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  • Partner is taking his grief out on me - what to do?

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    Old 03-03-2015, 07:07 PM   #1
    Amariel13's Avatar
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    Partner is taking his grief out on me - what to do?

    A bit of background - my partner and I are not engaged/married but we have been together for 8 years (and living together for 1.5 years).

    Early last week, my partner's father suffered a major cardiac arrest. We were awoken at 3:30am and told we needed to get to the hospital immediately. He spent a week in ICU, but we were told he had unsurvivable brain damage. His ventilator was turned off late Monday afternoon and he passed a few hours later.

    The family had been expecting this outcome from day 1, but it didn't stop us from being devastated. He was only 55 and was set to become a grandfather for the second time in about 2 weeks. The funeral has been planned for Friday and I have been doing everything I can to help out my partner and his family (particularly his mother).

    I have noticed that my partner seems to be taking his grief out on me - he gets quite angry, aggressive and defensive in his reactions towards me. Yesterday, I had my head bitten off because I tried to take over notifying his father's work associates - my partner was clearly very upset and distressed, and I made it clear that if he would rather make the calls himself he should at least take a break to calm down, but he took it as me being a control freak. Today, I returned to work after taking 6 (working) days off to be with the family. My partner called to ask something, and I enquired about how the funeral plans were going. He angrily replied that if I wanted to know or wanted any input, I should have taken today off work and gone to his mum's. I told him that what he was saying was incredibly hurtful - of course I would rather be with the family, but I also have responsibilities at work that had been neglected for over a week - and he kept going until I started crying. Somehow, it was still my fault that I was upset. These are just some of the nasty, hurtful things he has been saying to me for the past few days.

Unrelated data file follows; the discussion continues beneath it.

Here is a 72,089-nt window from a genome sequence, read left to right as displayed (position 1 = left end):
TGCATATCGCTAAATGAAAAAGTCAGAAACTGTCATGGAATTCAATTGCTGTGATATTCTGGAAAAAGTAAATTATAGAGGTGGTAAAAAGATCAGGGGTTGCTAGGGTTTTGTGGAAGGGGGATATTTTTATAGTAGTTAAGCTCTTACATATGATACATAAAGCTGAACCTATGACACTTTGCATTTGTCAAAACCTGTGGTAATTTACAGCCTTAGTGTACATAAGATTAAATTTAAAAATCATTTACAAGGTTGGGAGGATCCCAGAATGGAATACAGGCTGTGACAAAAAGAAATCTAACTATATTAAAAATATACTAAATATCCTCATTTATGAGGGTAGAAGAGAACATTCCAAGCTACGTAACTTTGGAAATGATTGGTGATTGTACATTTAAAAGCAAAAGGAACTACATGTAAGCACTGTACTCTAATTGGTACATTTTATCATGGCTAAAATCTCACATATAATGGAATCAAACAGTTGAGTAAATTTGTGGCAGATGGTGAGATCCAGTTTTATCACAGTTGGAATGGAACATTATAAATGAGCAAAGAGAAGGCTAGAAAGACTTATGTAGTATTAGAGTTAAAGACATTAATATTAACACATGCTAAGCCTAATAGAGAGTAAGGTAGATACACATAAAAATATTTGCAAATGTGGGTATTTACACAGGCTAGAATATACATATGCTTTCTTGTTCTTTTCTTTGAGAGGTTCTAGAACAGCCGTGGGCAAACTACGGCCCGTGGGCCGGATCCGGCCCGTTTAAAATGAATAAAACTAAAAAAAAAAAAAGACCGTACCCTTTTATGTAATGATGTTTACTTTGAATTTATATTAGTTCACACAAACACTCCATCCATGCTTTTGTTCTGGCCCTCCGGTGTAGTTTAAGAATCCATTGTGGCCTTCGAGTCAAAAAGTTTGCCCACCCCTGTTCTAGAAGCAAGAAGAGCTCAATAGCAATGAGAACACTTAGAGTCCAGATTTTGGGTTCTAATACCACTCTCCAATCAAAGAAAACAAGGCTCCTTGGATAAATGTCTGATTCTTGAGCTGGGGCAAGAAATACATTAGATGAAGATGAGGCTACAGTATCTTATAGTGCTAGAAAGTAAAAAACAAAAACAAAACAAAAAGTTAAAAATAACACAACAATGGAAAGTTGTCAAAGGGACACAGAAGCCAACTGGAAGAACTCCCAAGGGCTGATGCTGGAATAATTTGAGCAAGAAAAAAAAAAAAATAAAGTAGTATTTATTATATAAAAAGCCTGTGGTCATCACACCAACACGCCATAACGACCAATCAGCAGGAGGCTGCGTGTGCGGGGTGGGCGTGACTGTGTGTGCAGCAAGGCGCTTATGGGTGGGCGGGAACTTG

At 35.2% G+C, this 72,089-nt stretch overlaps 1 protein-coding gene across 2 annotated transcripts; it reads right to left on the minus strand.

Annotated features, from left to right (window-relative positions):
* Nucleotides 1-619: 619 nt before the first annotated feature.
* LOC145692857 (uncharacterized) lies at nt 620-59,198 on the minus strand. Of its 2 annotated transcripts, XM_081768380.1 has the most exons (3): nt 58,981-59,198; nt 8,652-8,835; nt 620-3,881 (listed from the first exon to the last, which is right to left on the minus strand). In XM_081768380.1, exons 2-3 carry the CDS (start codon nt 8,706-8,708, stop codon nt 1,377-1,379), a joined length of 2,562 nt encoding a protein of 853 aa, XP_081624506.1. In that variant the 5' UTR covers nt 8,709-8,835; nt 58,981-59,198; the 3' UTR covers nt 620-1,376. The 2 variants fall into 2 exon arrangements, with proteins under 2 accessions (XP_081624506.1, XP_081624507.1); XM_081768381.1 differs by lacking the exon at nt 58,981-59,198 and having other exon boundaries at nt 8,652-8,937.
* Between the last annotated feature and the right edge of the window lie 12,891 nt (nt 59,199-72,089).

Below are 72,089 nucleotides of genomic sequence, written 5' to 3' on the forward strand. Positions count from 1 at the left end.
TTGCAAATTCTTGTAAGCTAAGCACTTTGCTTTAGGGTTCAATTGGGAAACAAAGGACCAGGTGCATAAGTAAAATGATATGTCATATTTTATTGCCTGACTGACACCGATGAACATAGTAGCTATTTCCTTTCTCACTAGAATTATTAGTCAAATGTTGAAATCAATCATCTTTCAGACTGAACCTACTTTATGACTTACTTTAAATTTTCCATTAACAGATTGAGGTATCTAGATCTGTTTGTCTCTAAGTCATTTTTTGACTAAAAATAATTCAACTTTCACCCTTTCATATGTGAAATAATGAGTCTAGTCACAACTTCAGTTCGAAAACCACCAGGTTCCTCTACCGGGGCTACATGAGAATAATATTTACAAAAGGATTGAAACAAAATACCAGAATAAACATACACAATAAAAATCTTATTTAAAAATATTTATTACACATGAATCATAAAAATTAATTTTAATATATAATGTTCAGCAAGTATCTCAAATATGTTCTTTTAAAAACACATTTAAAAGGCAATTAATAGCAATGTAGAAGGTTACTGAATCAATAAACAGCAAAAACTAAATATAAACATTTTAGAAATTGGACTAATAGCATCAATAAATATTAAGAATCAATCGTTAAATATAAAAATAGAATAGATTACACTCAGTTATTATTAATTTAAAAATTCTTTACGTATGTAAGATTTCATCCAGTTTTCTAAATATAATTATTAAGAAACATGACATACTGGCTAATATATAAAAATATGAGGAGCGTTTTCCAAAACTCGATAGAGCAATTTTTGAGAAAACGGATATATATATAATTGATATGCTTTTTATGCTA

I understand he is grieving and that this is such a hard time for him at the moment, but I have never stood for people taking their problems out on me in the past so I don't think I should start now. I don't want to upset him anymore than he already is, but I also think that he needs to appreciate how much he is hurting me when I have done nothing wrong. Does anyone have any advice on how I can deal with this situation?

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    Old 03-04-2015, 03:49 AM   #2
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    Re: Partner is taking his grief out on me - what to do?

    Hi. Im sorry for your loss. I think you already know the answer to this because you are smart enough to mention that your partner is taking his grief out on you.
    He is grieving. And, different people grieve differently. This may be the first loss he has had to go through, or he may have been especially close to his father. He may not realize he is biting your head off, or even if he does- at this exact moment, he may feel "justified" in doing so. Hes upset. He may even be angry. All of this is normal.
    What it isnt, is nice.
    Can you live with that for a few weeks? You have to if you love him....right now, you arent going to reason with him. He doesnt see what he is doing to you and when you point it out, you arent dealing with a reasonable side of him. You are dealing with a person who is in pain and isnt thinking clearly.